February 18, 2013
Author’s Note: For any of you who have ever done a large-scale data center project, you are guaranteed to have experienced a least one-near death experience before it was approved. Elizabeth Kubler Ross was the quintessential expert on death and grief. Without her wisdom this blog would not have been possible.
Sometimes the things that you hated as a kid turn out to be pretty good when you get older. For example, whenever I wasn’t allowed to do something in my youth that was justified by the arbitrary finality of “Because I said so” I would stomp off to my room to brood about how unfair my parents were. Now I have two children of my own and I have learned to love “Because I said so” (BISS). Sure we’d all like to be like Ward Cleaver and sit down and rationally explain our reasoning when we tell our kids no–and I do try to do this as often as I can—but sometimes, like in the middle of the Super Bowl, you just need a quick go to response that neatly ties everything up. Is it fair? No. Do my kids stomp off to their rooms? Sure. Did I avoid missing the biggest play of the game? You betcha. But seriously, isn’t using BISS just a crutch because we don’t really want to think about the subject? Why do the mental gymnastics when we’ve got the old stand by to fall back on? In a lot of ways we have the equivalent of BISS in the data center industry. It’s called, “It’s in the standard” (IITS).
We all understand that the foundation for selecting a data center, whether built or purchased, is premised on looking inward and understanding how the facility is to be used over time, what the reliability requirements are, etc. Without doing the homework upfront, the resultant data center typically doesn’t perform as it should to support the required applications. However, slavish devotion to the resulting specification isn’t always the best way to go either.
It’s human nature to take pride in putting together a comprehensive specification, and nothing punctures our balloon faster than someone asking us why we made one decision over an alternative. It’s just too hard to admit you conceded that point to Bob in exchange for two other things you really wanted. Although this is exactly the strategy I used to use when making “fair” trades in Monopoly with my sister. Typically our response is not unlike Elizabeth Kubler Ross’ five stages of grief.
“It’s in the spec” is our reflexive response to the “why question” and approximates Ross’ first stage—Denial. “How dare you question the spec? We love and worship the spec since it was crafted by the finest minds of our organization, including, well, okay, me.”
“IITS” is also the central focus of stage two—Anger. “Do you realize how long it took to develop this spec? Three years for God’s sake. Of course, we need a month’s worth of fuel. No, I don’t care if the storage tanks will be bigger than King Tut’s tomb.” For too many of us this is as far as we get in the process. The end result is that we pay far too much for a data center based on requirements that we don’t really need due to our blind fidelity to the spec.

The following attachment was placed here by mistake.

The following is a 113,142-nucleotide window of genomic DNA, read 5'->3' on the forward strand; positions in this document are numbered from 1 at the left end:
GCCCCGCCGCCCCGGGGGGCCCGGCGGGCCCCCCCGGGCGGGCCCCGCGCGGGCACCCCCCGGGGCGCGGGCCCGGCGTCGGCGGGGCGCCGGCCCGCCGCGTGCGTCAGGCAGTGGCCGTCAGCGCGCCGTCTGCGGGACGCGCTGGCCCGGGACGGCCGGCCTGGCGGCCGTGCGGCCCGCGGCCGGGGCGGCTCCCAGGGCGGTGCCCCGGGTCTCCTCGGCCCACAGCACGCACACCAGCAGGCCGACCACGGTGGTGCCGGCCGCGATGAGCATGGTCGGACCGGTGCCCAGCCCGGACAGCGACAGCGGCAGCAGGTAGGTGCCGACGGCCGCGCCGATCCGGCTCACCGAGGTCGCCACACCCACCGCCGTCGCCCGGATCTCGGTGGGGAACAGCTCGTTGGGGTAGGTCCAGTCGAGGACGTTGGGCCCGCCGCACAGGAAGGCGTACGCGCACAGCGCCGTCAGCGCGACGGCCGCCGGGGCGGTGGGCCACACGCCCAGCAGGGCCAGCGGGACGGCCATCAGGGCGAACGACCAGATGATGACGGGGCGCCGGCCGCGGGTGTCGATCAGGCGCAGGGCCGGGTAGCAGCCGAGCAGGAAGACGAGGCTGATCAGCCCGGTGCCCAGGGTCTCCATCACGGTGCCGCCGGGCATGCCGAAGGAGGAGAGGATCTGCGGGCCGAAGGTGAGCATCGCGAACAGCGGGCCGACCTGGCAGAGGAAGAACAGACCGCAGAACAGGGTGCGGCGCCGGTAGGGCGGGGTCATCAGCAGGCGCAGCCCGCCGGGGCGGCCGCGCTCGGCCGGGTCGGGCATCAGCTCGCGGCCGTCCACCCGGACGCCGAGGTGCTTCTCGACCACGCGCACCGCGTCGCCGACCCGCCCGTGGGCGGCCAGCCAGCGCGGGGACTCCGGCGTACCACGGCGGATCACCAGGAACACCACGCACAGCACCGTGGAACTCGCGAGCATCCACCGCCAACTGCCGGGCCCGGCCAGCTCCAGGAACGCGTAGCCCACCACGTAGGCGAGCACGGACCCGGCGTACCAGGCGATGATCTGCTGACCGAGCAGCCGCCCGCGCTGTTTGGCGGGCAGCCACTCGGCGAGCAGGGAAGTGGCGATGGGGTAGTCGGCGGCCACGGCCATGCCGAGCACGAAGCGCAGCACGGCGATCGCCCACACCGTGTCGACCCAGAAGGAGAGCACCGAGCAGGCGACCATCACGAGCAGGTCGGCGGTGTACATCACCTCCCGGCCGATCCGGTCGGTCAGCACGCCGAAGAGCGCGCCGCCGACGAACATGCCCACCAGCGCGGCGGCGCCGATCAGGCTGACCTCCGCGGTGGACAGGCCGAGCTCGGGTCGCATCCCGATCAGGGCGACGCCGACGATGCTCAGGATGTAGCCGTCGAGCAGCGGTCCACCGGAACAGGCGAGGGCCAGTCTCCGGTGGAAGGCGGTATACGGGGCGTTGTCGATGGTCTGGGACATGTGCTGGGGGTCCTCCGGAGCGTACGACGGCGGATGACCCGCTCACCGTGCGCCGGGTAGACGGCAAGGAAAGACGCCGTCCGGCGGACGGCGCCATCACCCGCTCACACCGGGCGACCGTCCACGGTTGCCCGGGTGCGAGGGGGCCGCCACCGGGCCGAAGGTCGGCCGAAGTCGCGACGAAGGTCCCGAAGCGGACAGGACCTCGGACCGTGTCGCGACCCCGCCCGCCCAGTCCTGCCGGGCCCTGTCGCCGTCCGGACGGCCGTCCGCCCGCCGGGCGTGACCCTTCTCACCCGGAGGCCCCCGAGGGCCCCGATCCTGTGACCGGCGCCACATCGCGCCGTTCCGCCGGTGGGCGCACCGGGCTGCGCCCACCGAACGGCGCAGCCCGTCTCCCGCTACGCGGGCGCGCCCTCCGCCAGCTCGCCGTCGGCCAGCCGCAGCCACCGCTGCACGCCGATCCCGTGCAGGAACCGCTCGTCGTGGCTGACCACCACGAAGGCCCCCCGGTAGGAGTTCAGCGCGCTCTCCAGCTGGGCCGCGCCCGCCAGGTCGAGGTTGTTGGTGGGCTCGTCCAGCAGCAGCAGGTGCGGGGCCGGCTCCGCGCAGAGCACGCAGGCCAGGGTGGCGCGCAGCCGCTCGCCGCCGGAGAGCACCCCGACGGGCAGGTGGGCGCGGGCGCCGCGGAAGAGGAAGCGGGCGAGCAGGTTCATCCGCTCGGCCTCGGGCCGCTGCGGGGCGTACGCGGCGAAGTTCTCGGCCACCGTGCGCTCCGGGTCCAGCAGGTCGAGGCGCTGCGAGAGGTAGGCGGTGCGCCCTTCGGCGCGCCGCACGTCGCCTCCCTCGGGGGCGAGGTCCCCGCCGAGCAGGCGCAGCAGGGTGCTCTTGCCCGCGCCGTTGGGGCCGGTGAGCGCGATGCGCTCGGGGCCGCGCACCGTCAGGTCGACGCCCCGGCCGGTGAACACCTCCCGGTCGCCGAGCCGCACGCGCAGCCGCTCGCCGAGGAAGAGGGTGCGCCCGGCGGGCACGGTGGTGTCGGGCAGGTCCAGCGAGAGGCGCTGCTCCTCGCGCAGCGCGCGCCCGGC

Stage Three is bargaining. It is the beginning of breaking down the IITS barrier. “Oh, we’d need to do all that polishing and testing just to make sure that the fuel would actually be available if we needed it? Well, how about 15 days worth?” Ross acknowledged the pain associated with this first brush with turning our backs on fealty to the spec, but noted that was the mature response.
Depression comprises Step Four. Our vision of the data center is now housed in a dark, remote place. Our comprising on the spec leaves us unmoored, with feelings of great uncertainty. Our faith in “IITS” has been stripped away, and we are in search of meaning.
Finally, we reach Stage Five, Acceptance. During this culmination of the process we are free to mourn the spec. Our grief, however, is offset through the understanding that the resulting data center will be more cost effective, and that its design actually meets our needs. “Two days of fuel with a local and national delivery contract to back it is more than enough to ensure the level of reliability that is needed. Oh, and it costs less and reduces the risk of the fuel going bad and gunking up (technical term) our engines.” We are reborn in our realization that specifications can be altered without damaging our personal feelings of well-being.
We all need our crutch phrases. They give us comfort and protect us. “It’s in the spec” is no different. At times it may even be sufficient. But more often than not it reflects a rigidness of belief that stifles our ability to obtain the data center that we need, not want. Just as she showed us the way to understand and deal with grief, Ross’ five-stage process provides us with a guide that enables us to put aside dogmatic adherence to misguided specifications and embrace cost effectiveness and operational suitability via enlightened self-awareness.